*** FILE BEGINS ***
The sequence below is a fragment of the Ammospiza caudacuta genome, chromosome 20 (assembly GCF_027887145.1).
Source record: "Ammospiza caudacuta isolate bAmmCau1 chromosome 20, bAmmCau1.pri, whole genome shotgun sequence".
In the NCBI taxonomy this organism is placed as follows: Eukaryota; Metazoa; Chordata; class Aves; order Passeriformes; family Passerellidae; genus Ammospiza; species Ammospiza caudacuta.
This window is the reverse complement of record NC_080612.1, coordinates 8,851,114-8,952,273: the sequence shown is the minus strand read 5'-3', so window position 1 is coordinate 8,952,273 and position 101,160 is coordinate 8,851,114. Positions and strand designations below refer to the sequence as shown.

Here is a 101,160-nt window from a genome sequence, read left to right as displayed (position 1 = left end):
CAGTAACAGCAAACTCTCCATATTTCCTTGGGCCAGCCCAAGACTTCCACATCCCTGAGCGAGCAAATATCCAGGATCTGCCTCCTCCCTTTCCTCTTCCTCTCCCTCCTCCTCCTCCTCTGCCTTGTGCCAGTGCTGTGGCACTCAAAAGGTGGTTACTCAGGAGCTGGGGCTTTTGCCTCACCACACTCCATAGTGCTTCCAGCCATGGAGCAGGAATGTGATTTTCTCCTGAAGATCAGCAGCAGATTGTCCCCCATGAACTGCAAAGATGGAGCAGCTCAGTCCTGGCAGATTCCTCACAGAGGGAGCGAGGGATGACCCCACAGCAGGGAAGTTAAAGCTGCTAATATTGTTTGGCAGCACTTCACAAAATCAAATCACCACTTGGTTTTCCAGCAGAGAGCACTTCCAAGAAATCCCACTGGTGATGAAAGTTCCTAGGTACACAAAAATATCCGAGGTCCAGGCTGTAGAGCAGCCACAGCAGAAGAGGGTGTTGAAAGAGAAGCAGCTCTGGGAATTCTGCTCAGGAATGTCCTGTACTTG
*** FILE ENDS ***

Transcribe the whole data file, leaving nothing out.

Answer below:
The sequence below is a fragment of the Ammospiza caudacuta genome, chromosome 20 (assembly GCF_027887145.1).
Source record: "Ammospiza caudacuta isolate bAmmCau1 chromosome 20, bAmmCau1.pri, whole genome shotgun sequence".
In the NCBI taxonomy this organism is placed as follows: Eukaryota; Metazoa; Chordata; class Aves; order Passeriformes; family Passerellidae; genus Ammospiza; species Ammospiza caudacuta.
This window is the reverse complement of record NC_080612.1, coordinates 8,851,114-8,952,273: the sequence shown is the minus strand read 5'-3', so window position 1 is coordinate 8,952,273 and position 101,160 is coordinate 8,851,114. Positions and strand designations below refer to the sequence as shown.

Here is a 101,160-nt window from a genome sequence, read left to right as displayed (position 1 = left end):
CAGTAACAGCAAACTCTCCATATTTCCTTGGGCCAGCCCAAGACTTCCACATCCCTGAGCGAGCAAATATCCAGGATCTGCCTCCTCCCTTTCCTCTTCCTCTCCCTCCTCCTCCTCCTCTGCCTTGTGCCAGTGCTGTGGCACTCAAAAGGTGGTTACTCAGGAGCTGGGGCTTTTGCCTCACCACACTCCATAGTGCTTCCAGCCATGGAGCAGGAATGTGATTTTCTCCTGAAGATCAGCAGCAGATTGTCCCCCATGAACTGCAAAGATGGAGCAGCTCAGTCCTGGCAGATTCCTCACAGAGGGAGCGAGGGATGACCCCACAGCAGGGAAGTTAAAGCTGCTAATATTGTTTGGCAGCACTTCACAAAATCAAATCACCACTTGGTTTTCCAGCAGAGAGCACTTCCAAGAAATCCCACTGGTGATGAAAGTTCCTAGGTACACAAAAATATCCGAGGTCCAGGCTGTAGAGCAGCCACAGCAGAAGAGGGTGTTGAAAGAGAAGCAGCTCTGGGAATTCTGCTCAGGAATGTCCTGTACTTG